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Mode d'utilisation vitamine K.

How is Vitamin K used?

Vitamin K is naturally found in foods such as green vegetables. It contributes to blood clotting, and its numerous benefits make it a useful active ingredient in the formulation of cosmetic care products, for example. Let's explore together how to use Vitamin K.

Summary
Published April 16, 2024, by Kahina, Scientific Editor — 6 min read

Vitamin K as a dietary supplement.

The vitamin K can be consumed orally, as a dietary supplement. It is found in the form of capsules, drinkable solutions, or tablets. The dosages available on the market are approximately 25 to 100 µg per day.

It is important to note that dietary supplements containing vitamin K are currently used exclusively for medical purposes to address a deficiency in vitamin K or a blood coagulation issue.

Nevertheless, studies reveal a potential effect of vitamin Kp on the skin, particularly in the context of skin conditions such as the psoriasis. A defined mechanism has recently been proposed through Toll-like receptors (TLR), pro-inflammatory receptors involved in atherosclerosis, which is a fatty deposit in the arteries.

The study, conducted by Jinchuan YAN and his team, utilized vitamin K supplementation in mice to detect its effect on arterial calcification and associated inflammation. After 12 weeks of oral administration of 40mg/kg/day of vitamin K, aortic tissues showed a significant decrease in the expression of TLR2 and TLR4.

This study is a significant discovery, as psoriasis exhibits an aberrant expression of these receptors in the epidermis. Therefore, this could imply a role for Vitamin K in the management of psoriasis.

Further research is required to determine the role of Vitamin K in the expression of TLRs in the epidermis, and clinical trials on patients with psoriasis may be of interest.

Topical application of Vitamin K.

The form used for topical application is the vitamin K1. It is included in various skincare and cosmetic products , ranging from 0.1% to 1% (creams, serums, gels, etc.), but also in natural extracts, such as safflower oil (0.0065%).

However, it's important to note that the Vitamin K1 found in cosmetic products is generally in its oxidized form (Vitamin K oxide), which is more stable, less irritating, and potentially just as effective as its reduced form in treating vascular redness.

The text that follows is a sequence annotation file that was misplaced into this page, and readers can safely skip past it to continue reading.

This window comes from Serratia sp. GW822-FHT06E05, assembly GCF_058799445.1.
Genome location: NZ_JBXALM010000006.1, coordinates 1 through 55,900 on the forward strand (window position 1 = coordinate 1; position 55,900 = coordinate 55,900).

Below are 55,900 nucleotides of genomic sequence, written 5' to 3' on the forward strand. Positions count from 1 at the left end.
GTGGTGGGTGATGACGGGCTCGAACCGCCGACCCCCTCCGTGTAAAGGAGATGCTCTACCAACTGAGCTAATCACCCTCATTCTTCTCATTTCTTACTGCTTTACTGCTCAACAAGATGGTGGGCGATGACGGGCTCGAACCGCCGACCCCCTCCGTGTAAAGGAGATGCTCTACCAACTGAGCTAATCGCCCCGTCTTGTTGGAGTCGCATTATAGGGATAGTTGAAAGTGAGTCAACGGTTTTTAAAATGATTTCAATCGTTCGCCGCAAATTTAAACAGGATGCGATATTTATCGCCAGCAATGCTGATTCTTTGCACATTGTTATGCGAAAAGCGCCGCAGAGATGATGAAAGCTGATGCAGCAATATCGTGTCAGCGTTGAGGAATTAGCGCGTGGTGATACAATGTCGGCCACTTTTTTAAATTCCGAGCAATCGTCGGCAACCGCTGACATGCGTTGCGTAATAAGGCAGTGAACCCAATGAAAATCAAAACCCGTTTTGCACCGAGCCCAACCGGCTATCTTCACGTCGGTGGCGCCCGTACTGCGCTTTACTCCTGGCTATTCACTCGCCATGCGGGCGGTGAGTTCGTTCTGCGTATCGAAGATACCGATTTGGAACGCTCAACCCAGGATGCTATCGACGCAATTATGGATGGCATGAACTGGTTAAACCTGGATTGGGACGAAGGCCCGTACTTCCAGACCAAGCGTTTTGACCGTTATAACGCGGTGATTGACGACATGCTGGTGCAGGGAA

vitamin K1 in its pure form in cosmetics has been banned by the European Commission according to Directive 2009/6/EC, due to several cases of skin allergic reactions.

The topical application of a 1% vitamin K cream has significantly improved wound healing starting from the seventh day of treatment. It also possesses antioxidant properties that may be beneficial in counteracting photoaging. It can also be anti-inflammatory and reduce blood circulation defects, particularly associated with redness, dark circles , and bruises.

While few experiments have been conducted on humans, the use of Vitamin K may not be as effective as indicated in studies.

Vitamin K on hair.

When used in hair care, the vitamin K is found in certain plant oils that are beneficial for hair care, as they hydrate and strengthen the hair fiber, such as wheat germ oil (0.023%), almond oil (0.0064%), and coconut oil (0.00046%). These oils can be applied in a few drops with the hands to the roots and lengths of the hair, either pure or in an oil bath.

As of today, no hair care product containing Vitamin K is available on the market. Indeed, no study has proven any properties of using Vitamin K for hair application.

Nevertheless, it is possible to make assumptions about the potential benefits it might have on hair. Indeed, we previously mentioned the potential antioxidant effects of vitamin K. Although this property is not yet fully proven and requires more studies, we believe that it involves an inhibition of lipid peroxidation by the vitamin K cycle through the elimination of free radicals.

The photo-aggravation of hair aging involves a deterioration of the hair fiber due to lipid oxidation. Hair pigments protect the hair proteins by absorbing and filtering solar radiation. However, when these pigments act to protect these proteins, they themselves can be degraded, resulting in white hair. Vitamin K would therefore reduce the effects of oxidative stress on the hair, and may limit the hair discoloration associated with aging by preserving the pigments.

Sources

  • THIJSSEN H. H. W. & al. The potent antioxidant activity of the vitamin K cycle in microsomal lipid peroxidation. Biochemical Pharmacology (1997).

  • DIRECTIVE 2009/6/CE DE LA COMMISSION du 4 février 2009. Journal officiel de l’Union Européenne (2009).

  • LEE W. S. Photoaggravation of hair aging. International Journal of Trichology (2009).

  • ALLEN H.B. & al. Psoriasis and fat-soluble vitamins: A review. Journal of Clinical & Experimental Dermatology Research (2017).

  • YAN J. & al. Vitamin K2 can suppress the expression of Toll-like receptor 2 (TLR2) and TLR4, and inhibit calcification of aortic intima in ApoE-/- mice as well as smooth muscle cells. Vascular (2017).

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